I realized in my first month of meditation it’s not as weird, shamanic, spiritual, or cult-like as I thought.  In fact, I realize now that it quite possibly could be the secret to a happy and successful life no matter what country you live in or what religion you claim to believe.


With so much stimulation, media distraction and impulsive opportunities today, clarity of thought is our most scarce resource. By not taking the time to center oneself in their purpose before they start their day, one may find each day harder and harder to complete. I felt this overcoming me during the last year or two – the subtle feeling of losing my compass and lacking the fulfilling energy of pursuing a direction that aligns with a purposeful life.


So with a suggestion from my girlfriend – who has been meditating for more than 10 years and glows with its benefits – I jumped in.  Boy do I have a long way to go.  I haven’t established a strongly held habit yet but here’s what I learned in the first month.

1. Calmness.  I found I was becoming more tense as the years went on, and given my laid back nature this was starting to really bug me.  It probably has to do with the nature of our industry and the difficulties of being a founder or working for an early stage company.  As I started the practice of meditation I began to feel the tension ease off a bit.  It’s still there to some extent, but I am now learning how to deal with it and shift the excess energy to a more positive area of my life.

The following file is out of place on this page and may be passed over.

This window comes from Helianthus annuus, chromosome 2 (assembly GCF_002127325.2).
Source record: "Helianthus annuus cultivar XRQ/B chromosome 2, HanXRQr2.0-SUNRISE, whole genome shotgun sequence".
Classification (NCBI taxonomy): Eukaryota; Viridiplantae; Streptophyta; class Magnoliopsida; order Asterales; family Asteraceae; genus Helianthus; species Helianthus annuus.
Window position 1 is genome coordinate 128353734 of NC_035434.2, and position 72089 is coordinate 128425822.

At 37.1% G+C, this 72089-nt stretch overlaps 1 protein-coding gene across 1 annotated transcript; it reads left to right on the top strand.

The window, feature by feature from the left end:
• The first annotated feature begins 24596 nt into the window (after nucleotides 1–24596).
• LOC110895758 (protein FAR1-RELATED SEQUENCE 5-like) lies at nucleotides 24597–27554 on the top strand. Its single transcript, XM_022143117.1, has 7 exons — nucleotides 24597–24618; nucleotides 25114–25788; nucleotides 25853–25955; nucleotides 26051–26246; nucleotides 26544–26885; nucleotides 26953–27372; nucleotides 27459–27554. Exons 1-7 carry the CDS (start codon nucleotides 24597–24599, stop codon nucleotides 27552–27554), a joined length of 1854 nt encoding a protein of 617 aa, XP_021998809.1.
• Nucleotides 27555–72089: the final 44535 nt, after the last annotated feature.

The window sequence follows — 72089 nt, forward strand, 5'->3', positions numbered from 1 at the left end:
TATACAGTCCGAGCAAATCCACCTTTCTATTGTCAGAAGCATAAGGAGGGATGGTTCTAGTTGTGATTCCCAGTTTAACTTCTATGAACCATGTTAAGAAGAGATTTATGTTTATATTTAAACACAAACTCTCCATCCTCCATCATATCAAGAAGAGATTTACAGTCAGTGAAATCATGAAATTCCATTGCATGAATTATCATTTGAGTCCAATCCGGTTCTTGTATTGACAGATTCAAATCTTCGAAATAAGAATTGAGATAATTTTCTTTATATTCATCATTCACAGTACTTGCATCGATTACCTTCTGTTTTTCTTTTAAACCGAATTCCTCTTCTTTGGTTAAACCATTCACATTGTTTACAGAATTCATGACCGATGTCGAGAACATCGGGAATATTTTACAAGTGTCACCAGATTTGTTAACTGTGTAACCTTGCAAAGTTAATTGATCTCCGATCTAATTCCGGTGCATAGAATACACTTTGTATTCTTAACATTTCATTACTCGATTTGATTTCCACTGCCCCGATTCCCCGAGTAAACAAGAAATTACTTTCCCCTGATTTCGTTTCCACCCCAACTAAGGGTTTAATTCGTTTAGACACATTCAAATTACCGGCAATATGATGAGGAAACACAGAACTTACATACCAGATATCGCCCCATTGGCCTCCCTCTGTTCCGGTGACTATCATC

The main reason I feel better is with the consistent nature of meditation you are able to think, ponder, and review; this leading to an adequate evaluation of the difficult things happening over the course of your daily life.  Stress overcomes us not because of something that happens to us, but because we haven’t adequately perceived the reality of the situation and are uncertain of what we are going to do about it.  We lack clarity. My calmness has resulted from taking time each day to let my mind wrap itself around the challenging things developing in my life, and allowing my mind time to determine the next step.